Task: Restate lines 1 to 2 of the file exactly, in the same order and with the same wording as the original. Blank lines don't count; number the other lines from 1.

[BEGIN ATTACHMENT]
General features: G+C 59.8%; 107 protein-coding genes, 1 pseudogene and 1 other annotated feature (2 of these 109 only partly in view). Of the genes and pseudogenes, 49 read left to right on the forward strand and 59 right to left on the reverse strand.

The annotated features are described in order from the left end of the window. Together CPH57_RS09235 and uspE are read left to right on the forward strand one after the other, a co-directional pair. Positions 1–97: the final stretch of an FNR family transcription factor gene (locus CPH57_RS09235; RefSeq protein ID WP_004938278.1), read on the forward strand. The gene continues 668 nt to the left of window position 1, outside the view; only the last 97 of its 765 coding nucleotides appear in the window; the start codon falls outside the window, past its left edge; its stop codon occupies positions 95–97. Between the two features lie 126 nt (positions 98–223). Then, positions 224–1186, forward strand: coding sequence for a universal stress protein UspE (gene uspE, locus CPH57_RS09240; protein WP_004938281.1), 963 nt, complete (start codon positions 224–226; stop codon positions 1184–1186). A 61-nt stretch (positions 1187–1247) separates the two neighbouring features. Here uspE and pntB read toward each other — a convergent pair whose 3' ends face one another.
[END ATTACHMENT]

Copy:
General features: G+C 59.8%; 107 protein-coding genes, 1 pseudogene and 1 other annotated feature (2 of these 109 only partly in view). Of the genes and pseudogenes, 49 read left to right on the forward strand and 59 right to left on the reverse strand.

The annotated features are described in order from the left end of the window. Together CPH57_RS09235 and uspE are read left to right on the forward strand one after the other, a co-directional pair. Positions 1–97: the final stretch of an FNR family transcription factor gene (locus CPH57_RS09235; RefSeq protein ID WP_004938278.1), read on the forward strand. The gene continues 668 nt to the left of window position 1, outside the view; only the last 97 of its 765 coding nucleotides appear in the window; the start codon falls outside the window, past its left edge; its stop codon occupies positions 95–97. Between the two features lie 126 nt (positions 98–223). Then, positions 224–1186, forward strand: coding sequence for a universal stress protein UspE (gene uspE, locus CPH57_RS09240; protein WP_004938281.1), 963 nt, complete (start codon positions 224–226; stop codon positions 1184–1186). A 61-nt stretch (positions 1187–1247) separates the two neighbouring features. Here uspE and pntB read toward each other — a convergent pair whose 3' ends face one another.